Wednesday, May 12, 2010

Battle of the accommodations


Almost a month ago, I wrote about how businesses should go about opening their doors to employees’ pets. At the time, I flagged potential ADA issues as one possible risk to having a pet-friendly workplace:

If an employee is allergic to animals, pet owners must understand that they may have to leave their animals at home as a reasonable accommodation. Other possible accommodations include creating sufficient separation between the allergic employee and the pet, segregating the pet to a specific part of the facility, or improving ventilation. Ignoring the pleas of an allergic employee, though, will open you up to potential ADA liability.
In response to my post, Stephanie Thomas, who follow each other on Twitter, asked the following question:


I dismissed it as an academic question. Perhaps I was being too hasty. Yesterday, Walter Olson’s Overlawyered brought us a story that illustrates this exact problem. According to an article by Steven Greenhouse in the May 10 New York Times, the city of Indianapolis has gotten itself into trouble with the EEOC for allowing a disabled employee to bring a service dog into work that caused a co-worker to have an asthema attack. From Mr Greenhouse’s story:
On the first day Ms. Kysel took Penny to work, one of her co-workers suffered an asthma attack because she is allergic to dogs. That afternoon Ms. Kysel was stunned when her boss told her that she could no longer take the dog to work, or if she felt she could not report to work without Penny, she could go on indefinite unpaid leave…. Ms. Kysel filed a complaint with the Equal Employment Opportunity Commission, asserting that her employer had discriminated against her by failing to accommodate her disability.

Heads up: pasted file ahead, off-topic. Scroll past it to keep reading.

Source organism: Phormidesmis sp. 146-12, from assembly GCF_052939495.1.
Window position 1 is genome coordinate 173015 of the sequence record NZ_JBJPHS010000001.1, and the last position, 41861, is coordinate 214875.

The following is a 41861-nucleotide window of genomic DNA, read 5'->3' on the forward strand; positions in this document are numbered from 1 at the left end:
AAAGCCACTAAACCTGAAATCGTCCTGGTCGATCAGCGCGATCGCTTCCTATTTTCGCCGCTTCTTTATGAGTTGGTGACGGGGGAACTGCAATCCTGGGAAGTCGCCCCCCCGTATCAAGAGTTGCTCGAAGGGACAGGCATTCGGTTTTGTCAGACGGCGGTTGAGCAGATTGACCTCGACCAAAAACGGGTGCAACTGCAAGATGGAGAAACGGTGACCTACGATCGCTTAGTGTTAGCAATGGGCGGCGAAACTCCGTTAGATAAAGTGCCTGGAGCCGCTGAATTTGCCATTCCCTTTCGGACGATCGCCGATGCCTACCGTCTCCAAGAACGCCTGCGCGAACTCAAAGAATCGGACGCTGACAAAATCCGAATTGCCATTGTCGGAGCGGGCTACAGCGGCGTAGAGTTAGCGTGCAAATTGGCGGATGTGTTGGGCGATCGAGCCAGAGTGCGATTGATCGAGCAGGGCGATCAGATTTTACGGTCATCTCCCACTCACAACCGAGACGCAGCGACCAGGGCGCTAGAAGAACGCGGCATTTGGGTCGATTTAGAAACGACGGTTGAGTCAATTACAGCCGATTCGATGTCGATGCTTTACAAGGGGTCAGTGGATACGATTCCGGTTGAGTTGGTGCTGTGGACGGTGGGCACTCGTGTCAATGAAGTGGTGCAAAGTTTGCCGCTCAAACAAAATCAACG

According to the EEOC (as quoted by Mr. Greenhouse):
When you have two people with disabilities … you don’t treat one as inherently more important than the other. What the employer has to do is work out some sort of balance between the accommodations needed.
In other words, not even the EEOC knows how to handle this perplexing situation. The lesson for employers is two-fold: 1) employment law is the land where bizarre happens; and 2) when in doubt, call your lawyer. We may not know the answer, but we can at least give you the peace of mind that you're not totally crazy in not knowing what to do.


Presented by Kohrman Jackson & Krantz, with offices in Cleveland and Columbus. For more information, contact Jon Hyman, a partner in our Labor & Employment group, at (216) 736-7226 or jth@kjk.com.

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